A former President of the Saint Lucia Petroleum Dealers Association has suggested that the United States may have scored an ‘own goal’ in the imposition of oil sanctions on Venezuela.
In an interview with St Lucia Times, Everistus Jn Marie noted that a huge portion of Venezuelan exports are destined for the US market.
“In many ways it is sort of an own goal for the United States to place an embargo on Venezuelan oil products,” Jn Marie stated.
Oil sanctions imposed by the United States are expected to severely hit an already battered Venezuela economy.
But the United States is Venezuela’s largest crude importer, ahead of India and China.
According to reports, new measures announced by the US limit transactions between American companies and the Venezuela state oil company, PDSVA.
“41 percent of Venezuela’s exports are destined for the US market, so that any disruption is likely to cause a supply issue and cause the price of oil to spike and by extension, the price of petroleum products to go up in the United States,” Everistus Jn Marie told St Lucia Times.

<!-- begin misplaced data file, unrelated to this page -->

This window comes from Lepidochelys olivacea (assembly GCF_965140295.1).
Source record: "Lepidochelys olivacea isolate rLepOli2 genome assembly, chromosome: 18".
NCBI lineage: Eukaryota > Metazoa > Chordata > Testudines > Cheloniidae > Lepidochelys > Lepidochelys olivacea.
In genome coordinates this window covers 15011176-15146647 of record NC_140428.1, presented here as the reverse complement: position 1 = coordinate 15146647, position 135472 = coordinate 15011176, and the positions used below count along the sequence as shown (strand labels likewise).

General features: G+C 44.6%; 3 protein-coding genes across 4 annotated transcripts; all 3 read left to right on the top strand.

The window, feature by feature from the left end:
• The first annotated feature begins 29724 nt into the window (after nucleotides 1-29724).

As he spoke, National Public Radio (NPR) reported Wednesday that Oil prices were up more than 2 percent after the U.S. imposed sanctions on PSDVA.
However, Jn Marie expressed the view that there would be no immediate direct impact on the price of fuel in Saint Lucia from the crisis in Venezuela, since this country’s supplies of petroleum products come out of Trinidad and Tobago.
“However, in a world that is so interconnected these things do have implications far beyond the immediate points of influence,” the former President of the Petroleum Dealers Association explained.
“The problem for us here – I don’t know if you are aware that since October 2018 Petrotrin has stopped refining finished products for the region. In fact they are totally out of commission and have been importing their products from the United States, he observed.
“So it means that any increase in the price of oil and the associated final products that go up to the US will have implications for Trinidad and have implications for us,” according to Jn Marie.
“Although the consequences are not direct, but they eventually will affect us somewhere down the road,” he stated.